This Valentine’s Day is poised to be the sweetest of the current U.S. economic expansion for candy makers.
The CHART OF THE DAY shows candy sales for the holiday celebrated on Feb. 14 will rise 1.9 percent to $1.057 billion from a year earlier, the highest since at least 2009, according to projections from the National Confectioners Association in Washington. Chocolate makes up about 75 percent of the total, Susan Whiteside, an NCA spokeswoman, said in an e-mail.
Valentine’s Day spending on gifts will rise 2.2 percent to $133.91 per person on average this year, with about half of the romantics buying candy, the National Retail Federation in Washington forecasts. Americans are opening their wallets as the job market mends, with U.S. household purchases last quarter climbing at the fastest pace in three years and consumer confidence increasing to a five-month high in January.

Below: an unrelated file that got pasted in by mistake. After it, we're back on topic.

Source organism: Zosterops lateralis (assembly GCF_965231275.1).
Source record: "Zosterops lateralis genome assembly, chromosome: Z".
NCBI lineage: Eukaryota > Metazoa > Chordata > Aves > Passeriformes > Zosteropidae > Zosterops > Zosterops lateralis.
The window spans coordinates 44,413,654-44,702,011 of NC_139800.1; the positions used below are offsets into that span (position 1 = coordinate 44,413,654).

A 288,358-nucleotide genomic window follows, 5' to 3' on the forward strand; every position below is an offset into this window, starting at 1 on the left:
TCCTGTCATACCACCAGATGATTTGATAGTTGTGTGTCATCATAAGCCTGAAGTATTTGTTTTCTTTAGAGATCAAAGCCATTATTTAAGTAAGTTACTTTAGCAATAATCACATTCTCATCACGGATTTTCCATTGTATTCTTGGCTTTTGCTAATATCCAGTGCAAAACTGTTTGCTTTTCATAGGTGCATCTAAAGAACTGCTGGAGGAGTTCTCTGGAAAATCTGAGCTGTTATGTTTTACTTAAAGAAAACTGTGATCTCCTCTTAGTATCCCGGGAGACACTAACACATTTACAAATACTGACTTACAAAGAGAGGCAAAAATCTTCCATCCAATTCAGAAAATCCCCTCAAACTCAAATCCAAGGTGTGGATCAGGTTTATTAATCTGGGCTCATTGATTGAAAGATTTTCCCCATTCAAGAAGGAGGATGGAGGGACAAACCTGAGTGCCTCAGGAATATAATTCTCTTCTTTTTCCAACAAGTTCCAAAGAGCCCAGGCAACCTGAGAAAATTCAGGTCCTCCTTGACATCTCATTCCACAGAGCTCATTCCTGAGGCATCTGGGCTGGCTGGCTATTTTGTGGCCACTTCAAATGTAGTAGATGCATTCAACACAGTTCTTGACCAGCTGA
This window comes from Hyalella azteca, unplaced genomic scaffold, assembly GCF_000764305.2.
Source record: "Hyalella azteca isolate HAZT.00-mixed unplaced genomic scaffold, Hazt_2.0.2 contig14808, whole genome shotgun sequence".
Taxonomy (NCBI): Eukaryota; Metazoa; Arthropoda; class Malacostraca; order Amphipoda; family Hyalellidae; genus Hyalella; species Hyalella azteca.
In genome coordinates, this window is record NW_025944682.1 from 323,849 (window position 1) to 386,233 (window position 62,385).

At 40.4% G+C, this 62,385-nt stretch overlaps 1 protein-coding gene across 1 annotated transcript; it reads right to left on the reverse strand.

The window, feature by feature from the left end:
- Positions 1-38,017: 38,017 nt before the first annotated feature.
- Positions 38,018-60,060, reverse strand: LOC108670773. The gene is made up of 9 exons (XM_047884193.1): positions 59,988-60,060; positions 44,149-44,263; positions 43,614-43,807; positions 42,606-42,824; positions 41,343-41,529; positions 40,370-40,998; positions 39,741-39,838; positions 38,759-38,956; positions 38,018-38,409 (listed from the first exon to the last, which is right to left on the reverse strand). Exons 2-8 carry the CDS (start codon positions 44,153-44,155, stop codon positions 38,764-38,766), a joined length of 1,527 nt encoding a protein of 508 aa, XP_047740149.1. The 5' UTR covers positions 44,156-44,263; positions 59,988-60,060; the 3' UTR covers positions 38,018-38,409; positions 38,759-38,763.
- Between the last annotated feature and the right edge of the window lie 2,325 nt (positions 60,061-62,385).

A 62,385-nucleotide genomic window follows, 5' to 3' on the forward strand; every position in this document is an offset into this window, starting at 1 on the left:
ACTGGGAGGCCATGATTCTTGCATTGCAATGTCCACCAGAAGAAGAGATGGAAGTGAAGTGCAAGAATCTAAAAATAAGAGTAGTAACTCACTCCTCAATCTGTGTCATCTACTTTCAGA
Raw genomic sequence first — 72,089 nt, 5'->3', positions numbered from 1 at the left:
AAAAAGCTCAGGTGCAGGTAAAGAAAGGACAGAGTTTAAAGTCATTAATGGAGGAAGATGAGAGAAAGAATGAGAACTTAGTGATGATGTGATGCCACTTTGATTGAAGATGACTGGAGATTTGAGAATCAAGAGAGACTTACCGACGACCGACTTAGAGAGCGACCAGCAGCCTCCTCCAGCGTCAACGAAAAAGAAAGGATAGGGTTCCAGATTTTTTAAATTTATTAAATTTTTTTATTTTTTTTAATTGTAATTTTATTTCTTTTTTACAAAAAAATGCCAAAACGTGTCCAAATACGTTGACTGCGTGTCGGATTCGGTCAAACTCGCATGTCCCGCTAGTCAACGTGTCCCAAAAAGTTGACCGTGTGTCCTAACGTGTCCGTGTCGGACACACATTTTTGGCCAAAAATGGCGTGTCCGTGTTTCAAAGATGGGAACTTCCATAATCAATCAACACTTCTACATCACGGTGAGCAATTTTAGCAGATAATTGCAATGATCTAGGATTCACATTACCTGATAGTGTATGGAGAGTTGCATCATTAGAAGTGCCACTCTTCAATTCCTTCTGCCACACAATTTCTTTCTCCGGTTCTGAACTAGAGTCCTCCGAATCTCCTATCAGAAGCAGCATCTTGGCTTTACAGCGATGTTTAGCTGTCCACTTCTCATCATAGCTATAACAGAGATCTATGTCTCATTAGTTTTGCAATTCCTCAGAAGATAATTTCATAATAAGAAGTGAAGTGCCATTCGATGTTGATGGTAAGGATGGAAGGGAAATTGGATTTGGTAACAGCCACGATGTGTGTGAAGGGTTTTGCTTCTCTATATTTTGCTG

“The economy is picking up, and people are able to spend a bit more,” said Lauren Bandy, a food analyst at Euromonitor International Ltd., a consumer-research company based in London. “Chocolate is also seen as an affordable luxury, so people might favor buying chocolate rather than going out for a meal or a weekend away.”
Global sales of chocolate confectionery will reach a record in 2014, according to Euromonitor. Cocoa futures jumped 35 percent in the past 12 months, trailing only natural gas among the 24 commodities tracked by the Standard & Poor’s GSCI Spot Index, amid rising demand and threats to crops.
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